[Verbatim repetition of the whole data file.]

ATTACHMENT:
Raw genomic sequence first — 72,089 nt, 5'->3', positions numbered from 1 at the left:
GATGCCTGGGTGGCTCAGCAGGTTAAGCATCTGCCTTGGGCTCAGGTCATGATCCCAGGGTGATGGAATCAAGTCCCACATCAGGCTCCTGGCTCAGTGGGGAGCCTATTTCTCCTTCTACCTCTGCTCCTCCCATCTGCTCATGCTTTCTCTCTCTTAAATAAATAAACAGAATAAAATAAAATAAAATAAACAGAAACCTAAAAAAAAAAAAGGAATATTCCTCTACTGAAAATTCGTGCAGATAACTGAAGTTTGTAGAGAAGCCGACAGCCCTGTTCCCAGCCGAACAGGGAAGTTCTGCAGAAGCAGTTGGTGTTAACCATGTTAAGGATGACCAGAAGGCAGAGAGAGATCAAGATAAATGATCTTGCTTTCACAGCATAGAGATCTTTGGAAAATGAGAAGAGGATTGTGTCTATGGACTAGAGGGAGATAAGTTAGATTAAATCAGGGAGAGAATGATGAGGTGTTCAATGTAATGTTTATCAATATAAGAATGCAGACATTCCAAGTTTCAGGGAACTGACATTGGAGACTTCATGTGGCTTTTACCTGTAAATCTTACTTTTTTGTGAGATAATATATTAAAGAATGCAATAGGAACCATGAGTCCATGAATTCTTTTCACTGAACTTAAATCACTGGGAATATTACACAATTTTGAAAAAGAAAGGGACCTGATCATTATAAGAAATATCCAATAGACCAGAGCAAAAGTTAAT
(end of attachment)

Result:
Raw genomic sequence first — 72,089 nt, 5'->3', positions numbered from 1 at the left:
GATGCCTGGGTGGCTCAGCAGGTTAAGCATCTGCCTTGGGCTCAGGTCATGATCCCAGGGTGATGGAATCAAGTCCCACATCAGGCTCCTGGCTCAGTGGGGAGCCTATTTCTCCTTCTACCTCTGCTCCTCCCATCTGCTCATGCTTTCTCTCTCTTAAATAAATAAACAGAATAAAATAAAATAAAATAAACAGAAACCTAAAAAAAAAAAAGGAATATTCCTCTACTGAAAATTCGTGCAGATAACTGAAGTTTGTAGAGAAGCCGACAGCCCTGTTCCCAGCCGAACAGGGAAGTTCTGCAGAAGCAGTTGGTGTTAACCATGTTAAGGATGACCAGAAGGCAGAGAGAGATCAAGATAAATGATCTTGCTTTCACAGCATAGAGATCTTTGGAAAATGAGAAGAGGATTGTGTCTATGGACTAGAGGGAGATAAGTTAGATTAAATCAGGGAGAGAATGATGAGGTGTTCAATGTAATGTTTATCAATATAAGAATGCAGACATTCCAAGTTTCAGGGAACTGACATTGGAGACTTCATGTGGCTTTTACCTGTAAATCTTACTTTTTTGTGAGATAATATATTAAAGAATGCAATAGGAACCATGAGTCCATGAATTCTTTTCACTGAACTTAAATCACTGGGAATATTACACAATTTTGAAAAAGAAAGGGACCTGATCATTATAAGAAATATCCAATAGACCAGAGCAAAAGTTAAT